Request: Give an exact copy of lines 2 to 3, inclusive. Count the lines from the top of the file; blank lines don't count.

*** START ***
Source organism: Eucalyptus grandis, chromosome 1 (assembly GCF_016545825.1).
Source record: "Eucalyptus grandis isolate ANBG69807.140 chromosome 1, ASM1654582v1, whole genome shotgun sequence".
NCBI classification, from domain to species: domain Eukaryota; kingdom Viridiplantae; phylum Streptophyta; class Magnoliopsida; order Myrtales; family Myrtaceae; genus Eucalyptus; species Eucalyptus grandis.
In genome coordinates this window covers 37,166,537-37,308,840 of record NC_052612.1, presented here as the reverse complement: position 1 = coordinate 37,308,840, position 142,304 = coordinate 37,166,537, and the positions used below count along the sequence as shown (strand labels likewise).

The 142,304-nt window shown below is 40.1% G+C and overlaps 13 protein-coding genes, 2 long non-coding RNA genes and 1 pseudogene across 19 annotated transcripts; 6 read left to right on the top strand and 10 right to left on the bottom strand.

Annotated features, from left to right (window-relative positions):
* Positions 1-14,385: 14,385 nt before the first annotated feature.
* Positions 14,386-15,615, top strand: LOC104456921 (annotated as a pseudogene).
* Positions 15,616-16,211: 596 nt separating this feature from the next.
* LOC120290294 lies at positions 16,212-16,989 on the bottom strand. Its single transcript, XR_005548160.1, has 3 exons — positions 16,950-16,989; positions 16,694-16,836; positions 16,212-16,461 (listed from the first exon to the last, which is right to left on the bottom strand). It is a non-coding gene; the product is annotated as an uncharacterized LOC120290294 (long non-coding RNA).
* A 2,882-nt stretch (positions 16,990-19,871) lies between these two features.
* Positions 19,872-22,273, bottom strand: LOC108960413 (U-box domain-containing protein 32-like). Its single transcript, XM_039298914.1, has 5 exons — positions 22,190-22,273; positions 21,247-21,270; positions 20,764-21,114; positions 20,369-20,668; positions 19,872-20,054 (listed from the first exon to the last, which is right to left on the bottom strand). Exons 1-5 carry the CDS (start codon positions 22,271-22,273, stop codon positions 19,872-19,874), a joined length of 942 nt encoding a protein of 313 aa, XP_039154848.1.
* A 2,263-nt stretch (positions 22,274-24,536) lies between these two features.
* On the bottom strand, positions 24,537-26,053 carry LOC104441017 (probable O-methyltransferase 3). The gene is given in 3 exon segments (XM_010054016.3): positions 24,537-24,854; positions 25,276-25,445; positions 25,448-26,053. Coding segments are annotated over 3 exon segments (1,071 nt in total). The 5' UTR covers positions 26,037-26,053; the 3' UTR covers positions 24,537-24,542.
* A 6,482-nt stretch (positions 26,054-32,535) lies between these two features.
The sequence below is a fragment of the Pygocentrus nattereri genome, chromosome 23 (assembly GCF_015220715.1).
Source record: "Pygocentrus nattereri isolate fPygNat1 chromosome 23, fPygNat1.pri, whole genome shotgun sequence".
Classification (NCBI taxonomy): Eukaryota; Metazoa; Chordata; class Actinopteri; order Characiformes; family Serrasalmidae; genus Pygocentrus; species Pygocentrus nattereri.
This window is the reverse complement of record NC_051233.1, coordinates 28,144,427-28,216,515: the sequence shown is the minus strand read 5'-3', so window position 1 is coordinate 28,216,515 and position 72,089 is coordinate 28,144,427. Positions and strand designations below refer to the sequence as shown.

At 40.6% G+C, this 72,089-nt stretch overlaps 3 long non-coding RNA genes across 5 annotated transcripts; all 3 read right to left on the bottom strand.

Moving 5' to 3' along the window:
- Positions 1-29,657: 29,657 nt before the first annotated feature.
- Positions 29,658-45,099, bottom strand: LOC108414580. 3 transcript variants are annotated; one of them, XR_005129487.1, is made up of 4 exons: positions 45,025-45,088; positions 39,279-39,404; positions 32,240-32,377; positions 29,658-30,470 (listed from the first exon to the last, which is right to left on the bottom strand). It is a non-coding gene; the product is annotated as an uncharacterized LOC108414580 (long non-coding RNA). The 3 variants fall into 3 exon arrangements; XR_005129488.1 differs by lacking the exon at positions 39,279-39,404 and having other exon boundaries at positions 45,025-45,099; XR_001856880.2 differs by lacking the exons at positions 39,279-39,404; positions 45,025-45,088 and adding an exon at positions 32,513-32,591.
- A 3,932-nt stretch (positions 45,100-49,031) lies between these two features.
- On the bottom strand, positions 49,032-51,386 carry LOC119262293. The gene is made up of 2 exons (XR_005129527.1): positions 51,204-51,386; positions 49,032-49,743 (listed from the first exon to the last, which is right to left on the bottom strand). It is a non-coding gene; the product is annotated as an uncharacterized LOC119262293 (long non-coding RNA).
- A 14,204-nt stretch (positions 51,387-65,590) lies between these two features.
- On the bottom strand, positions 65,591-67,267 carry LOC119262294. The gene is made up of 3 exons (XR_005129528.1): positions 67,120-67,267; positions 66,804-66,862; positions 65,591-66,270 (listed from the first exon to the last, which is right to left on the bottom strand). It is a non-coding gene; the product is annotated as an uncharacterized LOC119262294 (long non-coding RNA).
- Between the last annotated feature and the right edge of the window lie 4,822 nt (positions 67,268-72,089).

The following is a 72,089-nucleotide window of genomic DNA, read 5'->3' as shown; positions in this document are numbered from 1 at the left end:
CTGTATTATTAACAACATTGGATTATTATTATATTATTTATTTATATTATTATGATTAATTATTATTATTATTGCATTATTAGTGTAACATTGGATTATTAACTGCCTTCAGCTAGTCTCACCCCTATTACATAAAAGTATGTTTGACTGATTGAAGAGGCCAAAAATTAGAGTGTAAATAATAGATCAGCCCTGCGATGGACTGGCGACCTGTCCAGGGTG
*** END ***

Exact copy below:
Source record: "Eucalyptus grandis isolate ANBG69807.140 chromosome 1, ASM1654582v1, whole genome shotgun sequence".
NCBI classification, from domain to species: domain Eukaryota; kingdom Viridiplantae; phylum Streptophyta; class Magnoliopsida; order Myrtales; family Myrtaceae; genus Eucalyptus; species Eucalyptus grandis.